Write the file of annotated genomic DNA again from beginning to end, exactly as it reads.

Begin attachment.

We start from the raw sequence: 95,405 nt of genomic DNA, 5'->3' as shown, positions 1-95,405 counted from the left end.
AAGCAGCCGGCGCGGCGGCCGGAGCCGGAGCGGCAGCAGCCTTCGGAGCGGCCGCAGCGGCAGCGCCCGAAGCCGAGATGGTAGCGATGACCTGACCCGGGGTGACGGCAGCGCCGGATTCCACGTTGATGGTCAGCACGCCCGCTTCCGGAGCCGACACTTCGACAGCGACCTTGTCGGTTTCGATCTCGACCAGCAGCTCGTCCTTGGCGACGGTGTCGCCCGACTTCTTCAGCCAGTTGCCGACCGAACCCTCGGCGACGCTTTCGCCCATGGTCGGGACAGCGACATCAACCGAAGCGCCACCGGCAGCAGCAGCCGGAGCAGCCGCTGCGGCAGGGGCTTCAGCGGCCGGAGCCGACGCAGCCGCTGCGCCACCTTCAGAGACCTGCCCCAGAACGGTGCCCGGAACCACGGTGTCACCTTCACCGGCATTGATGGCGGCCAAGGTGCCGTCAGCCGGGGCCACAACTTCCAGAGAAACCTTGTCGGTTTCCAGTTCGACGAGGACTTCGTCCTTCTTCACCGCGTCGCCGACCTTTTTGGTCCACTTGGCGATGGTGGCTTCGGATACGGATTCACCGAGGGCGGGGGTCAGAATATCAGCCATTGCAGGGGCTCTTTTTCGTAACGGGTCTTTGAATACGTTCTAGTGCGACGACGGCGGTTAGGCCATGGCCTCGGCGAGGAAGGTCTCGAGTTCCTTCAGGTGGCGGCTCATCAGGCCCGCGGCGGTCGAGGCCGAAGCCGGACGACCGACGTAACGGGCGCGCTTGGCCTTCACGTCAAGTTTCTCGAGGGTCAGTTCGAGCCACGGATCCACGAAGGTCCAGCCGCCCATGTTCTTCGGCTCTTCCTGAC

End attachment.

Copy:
We start from the raw sequence: 95,405 nt of genomic DNA, 5'->3' as shown, positions 1-95,405 counted from the left end.
AAGCAGCCGGCGCGGCGGCCGGAGCCGGAGCGGCAGCAGCCTTCGGAGCGGCCGCAGCGGCAGCGCCCGAAGCCGAGATGGTAGCGATGACCTGACCCGGGGTGACGGCAGCGCCGGATTCCACGTTGATGGTCAGCACGCCCGCTTCCGGAGCCGACACTTCGACAGCGACCTTGTCGGTTTCGATCTCGACCAGCAGCTCGTCCTTGGCGACGGTGTCGCCCGACTTCTTCAGCCAGTTGCCGACCGAACCCTCGGCGACGCTTTCGCCCATGGTCGGGACAGCGACATCAACCGAAGCGCCACCGGCAGCAGCAGCCGGAGCAGCCGCTGCGGCAGGGGCTTCAGCGGCCGGAGCCGACGCAGCCGCTGCGCCACCTTCAGAGACCTGCCCCAGAACGGTGCCCGGAACCACGGTGTCACCTTCACCGGCATTGATGGCGGCCAAGGTGCCGTCAGCCGGGGCCACAACTTCCAGAGAAACCTTGTCGGTTTCCAGTTCGACGAGGACTTCGTCCTTCTTCACCGCGTCGCCGACCTTTTTGGTCCACTTGGCGATGGTGGCTTCGGATACGGATTCACCGAGGGCGGGGGTCAGAATATCAGCCATTGCAGGGGCTCTTTTTCGTAACGGGTCTTTGAATACGTTCTAGTGCGACGACGGCGGTTAGGCCATGGCCTCGGCGAGGAAGGTCTCGAGTTCCTTCAGGTGGCGGCTCATCAGGCCCGCGGCGGTCGAGGCCGAAGCCGGACGACCGACGTAACGGGCGCGCTTGGCCTTCACGTCAAGTTTCTCGAGGGTCAGTTCGAGCCACGGATCCACGAAGGTCCAGCCGCCCATGTTCTTCGGCTCTTCCTGAC